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Billiot v. Triple S Marine, L.L.C.

United States District Court, E.D. Louisiana

June 19, 2019


         SECTION “S” (2)



         Cursory review of the pending motion indicates that it presents nothing more than a passing afternoon thunderstorm in a tiny teapot. No. matter which of the two competing procedures proposed by the parties is adopted, the ultimate result will be the same: defendant will obtain authorizations executed by plaintiff enabling it to collect all of plaintiff's relevant medical records. The temptation is great simply to choose the easiest route; i.e., adopt the approach approved by three of my respected colleagues in the reported decisions cited by defendant and grant the motion. However, those decisions - while not clearly erroneous - are neither binding Circuit precedent nor particularly persuasive. I choose, instead, the procedure proposed by plaintiff, which more accurately reflects both the purpose of Congress in legislatively protecting a medical patient's privacy interests in his own medical records and the literal scope of permissible discovery contained in Fed.R.Civ.P. 26(b)(1).

         This is a marine personal injury case in which plaintiff's relevant physical conditions and related - though perhaps not all of his - medical records and history are clearly relevant. In its Request for Production No. 22, defendant asked plaintiff to sign and produce authorization forms for the release of his medical records to defendant, but without specifying the medical care providers to whom the authorization forms would be submitted. Plaintiff responded by producing only executed authorization forms with the names of certain medical facilities or providers included on the forms.

         Defendant has now filed a “Motion to Compel Blank Medical Authorizations, ” Record Doc. No. 8, in which it seeks an order requiring plaintiff to sign and provide it with numerous medical records authorization forms signed in blank with no reference to the medical care provider to whom it will ultimately be submitted. In his written opposition, Record Doc. No. 9 at p. 1, plaintiff states that he “does not object to providing medical authorizations to Defendant” but “maintains that the authorizations should be executed in accordance with HIPPA, ” the federal statute and related regulations conferring patients with privacy rights in their medical records maintained by healthcare providers and restricting the manner in which they may be released to and received by third parties like defendant. “Plaintiff has agreed to provide any and all requested authorizations within twenty-four (24) hours of Defendant's request, ” as long as they specify the healthcare provider to whom they are being sent, as required by the applicable HIPPA regulations. Id.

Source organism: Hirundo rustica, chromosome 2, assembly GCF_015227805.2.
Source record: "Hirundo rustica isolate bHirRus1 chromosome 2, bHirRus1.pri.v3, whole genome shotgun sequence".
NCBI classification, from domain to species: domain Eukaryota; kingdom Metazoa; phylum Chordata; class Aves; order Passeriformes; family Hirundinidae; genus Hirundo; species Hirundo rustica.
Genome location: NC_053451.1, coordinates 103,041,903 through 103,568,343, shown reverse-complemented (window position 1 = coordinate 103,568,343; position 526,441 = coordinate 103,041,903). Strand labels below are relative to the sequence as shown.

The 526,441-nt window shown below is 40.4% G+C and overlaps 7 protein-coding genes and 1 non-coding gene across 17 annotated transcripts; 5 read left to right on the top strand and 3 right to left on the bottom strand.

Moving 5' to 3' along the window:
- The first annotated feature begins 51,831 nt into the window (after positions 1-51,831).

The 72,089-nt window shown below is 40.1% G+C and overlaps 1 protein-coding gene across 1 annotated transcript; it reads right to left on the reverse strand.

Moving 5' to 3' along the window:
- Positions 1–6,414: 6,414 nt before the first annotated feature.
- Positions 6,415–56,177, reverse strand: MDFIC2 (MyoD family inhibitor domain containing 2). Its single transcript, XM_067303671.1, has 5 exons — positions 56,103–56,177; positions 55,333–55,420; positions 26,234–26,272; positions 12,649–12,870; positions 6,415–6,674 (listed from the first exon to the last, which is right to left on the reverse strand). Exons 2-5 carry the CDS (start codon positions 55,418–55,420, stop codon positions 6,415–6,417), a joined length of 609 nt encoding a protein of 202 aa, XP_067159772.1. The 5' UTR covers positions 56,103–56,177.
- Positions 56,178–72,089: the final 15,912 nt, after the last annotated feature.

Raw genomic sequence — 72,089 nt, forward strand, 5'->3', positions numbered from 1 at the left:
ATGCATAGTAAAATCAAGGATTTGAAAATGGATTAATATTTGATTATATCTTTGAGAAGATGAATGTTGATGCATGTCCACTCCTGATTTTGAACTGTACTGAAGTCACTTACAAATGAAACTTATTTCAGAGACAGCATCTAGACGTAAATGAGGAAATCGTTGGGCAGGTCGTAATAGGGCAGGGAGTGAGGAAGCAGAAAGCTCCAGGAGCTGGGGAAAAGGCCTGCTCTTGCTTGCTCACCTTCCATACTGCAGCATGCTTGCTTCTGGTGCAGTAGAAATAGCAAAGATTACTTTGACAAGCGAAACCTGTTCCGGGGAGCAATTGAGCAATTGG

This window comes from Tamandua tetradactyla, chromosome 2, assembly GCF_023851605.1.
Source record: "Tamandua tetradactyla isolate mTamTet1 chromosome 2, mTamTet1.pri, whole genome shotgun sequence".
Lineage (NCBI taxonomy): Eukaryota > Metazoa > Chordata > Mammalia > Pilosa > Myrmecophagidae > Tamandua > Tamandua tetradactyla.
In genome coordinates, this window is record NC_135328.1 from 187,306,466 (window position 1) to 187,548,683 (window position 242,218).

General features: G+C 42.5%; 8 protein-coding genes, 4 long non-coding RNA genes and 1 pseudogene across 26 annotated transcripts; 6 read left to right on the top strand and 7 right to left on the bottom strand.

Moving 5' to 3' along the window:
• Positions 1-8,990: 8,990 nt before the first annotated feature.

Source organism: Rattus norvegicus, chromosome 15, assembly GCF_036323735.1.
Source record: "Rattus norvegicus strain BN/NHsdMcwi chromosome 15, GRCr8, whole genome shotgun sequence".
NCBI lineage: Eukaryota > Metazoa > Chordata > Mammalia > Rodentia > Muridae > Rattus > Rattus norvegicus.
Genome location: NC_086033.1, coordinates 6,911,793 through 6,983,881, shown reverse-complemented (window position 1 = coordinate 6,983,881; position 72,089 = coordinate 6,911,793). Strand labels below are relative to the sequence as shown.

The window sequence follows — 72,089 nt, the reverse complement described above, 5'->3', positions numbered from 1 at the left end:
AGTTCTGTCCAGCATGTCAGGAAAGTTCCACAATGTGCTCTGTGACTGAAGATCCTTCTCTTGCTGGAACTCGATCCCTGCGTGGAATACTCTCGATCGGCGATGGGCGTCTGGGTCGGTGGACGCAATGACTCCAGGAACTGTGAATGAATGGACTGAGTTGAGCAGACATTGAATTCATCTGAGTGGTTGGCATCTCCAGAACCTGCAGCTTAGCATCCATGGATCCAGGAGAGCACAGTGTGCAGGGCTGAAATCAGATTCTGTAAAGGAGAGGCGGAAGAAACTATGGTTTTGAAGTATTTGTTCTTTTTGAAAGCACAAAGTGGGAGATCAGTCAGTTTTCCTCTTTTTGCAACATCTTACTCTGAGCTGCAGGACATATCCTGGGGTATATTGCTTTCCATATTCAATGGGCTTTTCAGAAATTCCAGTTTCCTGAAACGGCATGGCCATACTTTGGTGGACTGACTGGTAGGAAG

The authority of a federal court, as part of the records request and production process under Fed.R.Civ.P. 34, to require a party to execute forms authorizing the release of relevant records in the actual possession of another is unquestioned. Lishka v. Tidewater Servs., Inc., 1997 WL 27066, *2 (E.D. La. Jan. 22, 1997)(Vance, J.) and cases cited therein. Defendant has accurately cited the opinions of three other much-respected magistrate judges for their holdings compelling the production of blank records release authorization forms of the type it seeks here. PBC Management, Inc. v. Roberson, C.A. No. 10-798 “F” (3), Record Doc. No. 40 at p. 2 (Aug. 8, 2010)(Knowles, M.J.) (citing Sinegal v. La. Workers Comp. Corp., 2008 WL 4862038, *3 (W.D. La. Nov. 7, 2008)(Methvin, M.J.); Thai v. Miller Truck Lines, Inc., 2006 WL 2349606, *1 (W.D. La. Aug. 11, 2006)(Hornsby, M.J.)). However, none of these decisions address the impact on such requests of (a) the important privacy concerns recognized by Congress and contained in HIPPA and its effectuating federal regulations or (b) the precise discovery standard contained in Fed.R.Civ.P. 26(b)(1).

         “‘One of Congress's objectives in enacting HIPPA was to address concerns about the confidentiality of patients' individually identifiable health information.' . . . Accordingly, Congress specifically authorized the Secretary [of the United States Department of Health and Human Services] ‘to promulgate privacy regulations addressing individuals' rights to individually identifiable health information, procedures for exercising such rights, and the uses and disclosure of such information.' . . . In turn, the Secretary promulgated comprehensive privacy and disclosure regulations. . . .” Murphy v. Dulay, 768 F.3d 1360, 1368 (11th Cir. 2014)(quoting OPIS Management Resources, LLC v. Secretary, Florida Agency for Health Care Admin., 713 F.3d 1291, 1294 (11the Cir. 2013)).